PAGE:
BEIJING (Reuters) - A Chinese military expert has urged Taiwan's military to resist moves towards independence, pressing the island's soldiers to "join hands" with mainland forces to avoid possible war.
China has claimed sovereignty over self-ruled Taiwan since the end of the Chinese civil war in 1949 and has vowed to bring the island back under mainland rule, by force if necessary.
The director of a research centre on Taiwan's military at the People's Liberation Army College of Military Sciences in Beijing, Wang Weixing, wrote in state media that Taiwan's armed forces traditionally favoured stronger ties with the mainland.
Beijing fears that as it prepares to host the 2008 Olympic Games, independence-leaning Taiwan President Chen Shui-bian will use a referendum and other steps to deepen the political divide between island and mainland.
Writing in the latest issue of Outlook Weekly, run by China's official Xinhua news agency, Wang said Taiwan's military could serve as a bulwark against "Taiwanese independence".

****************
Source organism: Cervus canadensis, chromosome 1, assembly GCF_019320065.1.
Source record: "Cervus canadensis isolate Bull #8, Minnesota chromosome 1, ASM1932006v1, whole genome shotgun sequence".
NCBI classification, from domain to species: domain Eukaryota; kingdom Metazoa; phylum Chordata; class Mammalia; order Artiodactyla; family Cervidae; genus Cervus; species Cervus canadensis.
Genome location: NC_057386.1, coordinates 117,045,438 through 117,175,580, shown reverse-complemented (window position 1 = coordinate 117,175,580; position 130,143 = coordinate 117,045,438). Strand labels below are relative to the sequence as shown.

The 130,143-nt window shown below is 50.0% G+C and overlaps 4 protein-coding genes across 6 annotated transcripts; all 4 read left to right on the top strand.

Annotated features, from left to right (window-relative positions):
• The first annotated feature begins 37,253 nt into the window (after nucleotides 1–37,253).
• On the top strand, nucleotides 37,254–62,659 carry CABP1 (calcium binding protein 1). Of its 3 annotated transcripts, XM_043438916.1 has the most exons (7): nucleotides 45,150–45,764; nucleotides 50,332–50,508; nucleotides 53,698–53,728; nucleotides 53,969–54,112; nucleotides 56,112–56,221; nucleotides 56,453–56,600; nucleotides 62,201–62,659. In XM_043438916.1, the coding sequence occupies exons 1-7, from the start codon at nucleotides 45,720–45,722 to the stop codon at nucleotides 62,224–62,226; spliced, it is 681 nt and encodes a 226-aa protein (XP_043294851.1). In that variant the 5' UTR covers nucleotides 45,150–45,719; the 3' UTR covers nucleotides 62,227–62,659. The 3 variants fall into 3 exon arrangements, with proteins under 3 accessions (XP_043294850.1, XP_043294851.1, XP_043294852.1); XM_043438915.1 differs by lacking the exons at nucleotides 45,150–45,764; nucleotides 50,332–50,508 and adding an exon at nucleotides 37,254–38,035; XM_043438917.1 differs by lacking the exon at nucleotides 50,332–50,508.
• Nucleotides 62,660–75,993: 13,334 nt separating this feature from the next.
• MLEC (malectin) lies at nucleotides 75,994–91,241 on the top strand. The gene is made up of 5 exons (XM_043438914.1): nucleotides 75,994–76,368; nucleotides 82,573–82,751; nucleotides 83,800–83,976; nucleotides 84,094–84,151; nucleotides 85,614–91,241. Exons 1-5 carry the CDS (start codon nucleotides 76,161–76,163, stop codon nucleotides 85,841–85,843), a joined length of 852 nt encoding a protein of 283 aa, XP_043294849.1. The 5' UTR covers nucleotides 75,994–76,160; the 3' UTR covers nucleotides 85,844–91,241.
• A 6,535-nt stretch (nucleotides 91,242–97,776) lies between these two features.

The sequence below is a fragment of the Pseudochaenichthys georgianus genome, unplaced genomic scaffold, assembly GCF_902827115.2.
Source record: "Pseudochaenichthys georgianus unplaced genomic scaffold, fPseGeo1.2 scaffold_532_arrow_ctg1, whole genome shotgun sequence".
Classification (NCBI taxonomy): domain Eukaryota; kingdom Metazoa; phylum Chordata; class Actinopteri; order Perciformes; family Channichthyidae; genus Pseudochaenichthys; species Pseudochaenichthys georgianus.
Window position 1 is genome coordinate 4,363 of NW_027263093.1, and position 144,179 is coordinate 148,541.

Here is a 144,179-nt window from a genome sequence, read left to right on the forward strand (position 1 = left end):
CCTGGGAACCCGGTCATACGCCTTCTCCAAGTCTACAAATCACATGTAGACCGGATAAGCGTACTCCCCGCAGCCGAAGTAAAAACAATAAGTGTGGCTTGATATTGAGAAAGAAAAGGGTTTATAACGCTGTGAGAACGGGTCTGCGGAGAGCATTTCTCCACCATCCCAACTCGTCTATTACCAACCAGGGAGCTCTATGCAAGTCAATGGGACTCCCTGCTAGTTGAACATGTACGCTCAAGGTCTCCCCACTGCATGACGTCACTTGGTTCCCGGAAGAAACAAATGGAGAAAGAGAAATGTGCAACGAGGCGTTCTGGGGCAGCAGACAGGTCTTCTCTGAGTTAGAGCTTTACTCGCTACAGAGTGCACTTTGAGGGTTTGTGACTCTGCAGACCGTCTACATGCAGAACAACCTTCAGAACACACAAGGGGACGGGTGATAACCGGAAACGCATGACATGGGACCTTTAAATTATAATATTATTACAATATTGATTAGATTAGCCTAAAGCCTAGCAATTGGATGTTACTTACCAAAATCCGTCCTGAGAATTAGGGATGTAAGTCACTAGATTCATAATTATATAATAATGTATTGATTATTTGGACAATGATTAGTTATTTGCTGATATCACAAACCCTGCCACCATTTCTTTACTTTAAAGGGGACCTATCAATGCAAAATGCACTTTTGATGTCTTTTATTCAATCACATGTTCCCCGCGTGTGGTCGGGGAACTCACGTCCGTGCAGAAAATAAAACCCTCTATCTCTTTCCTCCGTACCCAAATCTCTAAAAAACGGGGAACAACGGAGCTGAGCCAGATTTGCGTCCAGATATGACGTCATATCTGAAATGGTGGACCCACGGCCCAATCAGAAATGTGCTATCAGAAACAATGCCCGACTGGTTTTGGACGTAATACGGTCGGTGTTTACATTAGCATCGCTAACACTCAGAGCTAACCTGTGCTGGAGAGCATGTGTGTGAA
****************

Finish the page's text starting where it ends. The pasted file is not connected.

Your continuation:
"Taiwan's military should also join hands with us to oppose Taiwan independence," Wang wrote in the article, reprinted by the China News Service on Friday.
Taiwan soldiers should "become a major force opposing separation of the motherland", Wang added.
The signal from the People's Liberation Army is part of a war of words over the island's future that Beijing has warned could escalate into real confrontation if Taiwan pursues outright independence.
Wang does not speak of mutiny or defection, but he urges Taiwan's soldiers to stand up against pro-independence forces.
"At this major turning-point in cross-Strait relations, the guns of the military forces on both sides must be used to defend national sovereignty and national interests," Wang wrote.
The two sides' officers should meet at the banquet table, not on the battlefield, he added.
Taiwan's efforts to win a seat at the United Nations have repeatedly failed, but Chen has vowed a referendum next year on whether to apply for U.N. membership under the name Taiwan. Legally, the island is still called the Republic of China.